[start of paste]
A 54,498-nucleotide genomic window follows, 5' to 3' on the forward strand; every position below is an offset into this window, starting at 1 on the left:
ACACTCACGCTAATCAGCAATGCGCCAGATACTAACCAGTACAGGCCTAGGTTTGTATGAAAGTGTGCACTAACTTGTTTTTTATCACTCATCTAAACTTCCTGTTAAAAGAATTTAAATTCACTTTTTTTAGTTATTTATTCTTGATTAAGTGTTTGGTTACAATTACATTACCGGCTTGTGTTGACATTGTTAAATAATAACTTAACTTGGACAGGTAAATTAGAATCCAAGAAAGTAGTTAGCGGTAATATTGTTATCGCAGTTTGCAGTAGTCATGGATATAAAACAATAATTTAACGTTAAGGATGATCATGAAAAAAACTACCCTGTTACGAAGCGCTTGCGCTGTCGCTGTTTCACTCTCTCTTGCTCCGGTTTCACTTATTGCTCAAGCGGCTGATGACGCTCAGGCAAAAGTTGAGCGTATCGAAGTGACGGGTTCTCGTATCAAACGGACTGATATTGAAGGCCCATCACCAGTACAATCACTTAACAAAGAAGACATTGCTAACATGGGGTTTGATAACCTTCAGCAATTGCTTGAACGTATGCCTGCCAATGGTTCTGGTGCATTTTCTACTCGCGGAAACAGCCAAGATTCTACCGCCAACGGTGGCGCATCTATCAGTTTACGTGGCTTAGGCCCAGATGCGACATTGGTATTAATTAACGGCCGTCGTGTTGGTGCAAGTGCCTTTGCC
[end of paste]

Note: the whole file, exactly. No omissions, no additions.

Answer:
A 54,498-nucleotide genomic window follows, 5' to 3' on the forward strand; every position below is an offset into this window, starting at 1 on the left:
ACACTCACGCTAATCAGCAATGCGCCAGATACTAACCAGTACAGGCCTAGGTTTGTATGAAAGTGTGCACTAACTTGTTTTTTATCACTCATCTAAACTTCCTGTTAAAAGAATTTAAATTCACTTTTTTTAGTTATTTATTCTTGATTAAGTGTTTGGTTACAATTACATTACCGGCTTGTGTTGACATTGTTAAATAATAACTTAACTTGGACAGGTAAATTAGAATCCAAGAAAGTAGTTAGCGGTAATATTGTTATCGCAGTTTGCAGTAGTCATGGATATAAAACAATAATTTAACGTTAAGGATGATCATGAAAAAAACTACCCTGTTACGAAGCGCTTGCGCTGTCGCTGTTTCACTCTCTCTTGCTCCGGTTTCACTTATTGCTCAAGCGGCTGATGACGCTCAGGCAAAAGTTGAGCGTATCGAAGTGACGGGTTCTCGTATCAAACGGACTGATATTGAAGGCCCATCACCAGTACAATCACTTAACAAAGAAGACATTGCTAACATGGGGTTTGATAACCTTCAGCAATTGCTTGAACGTATGCCTGCCAATGGTTCTGGTGCATTTTCTACTCGCGGAAACAGCCAAGATTCTACCGCCAACGGTGGCGCATCTATCAGTTTACGTGGCTTAGGCCCAGATGCGACATTGGTATTAATTAACGGCCGTCGTGTTGGTGCAAGTGCCTTTGCC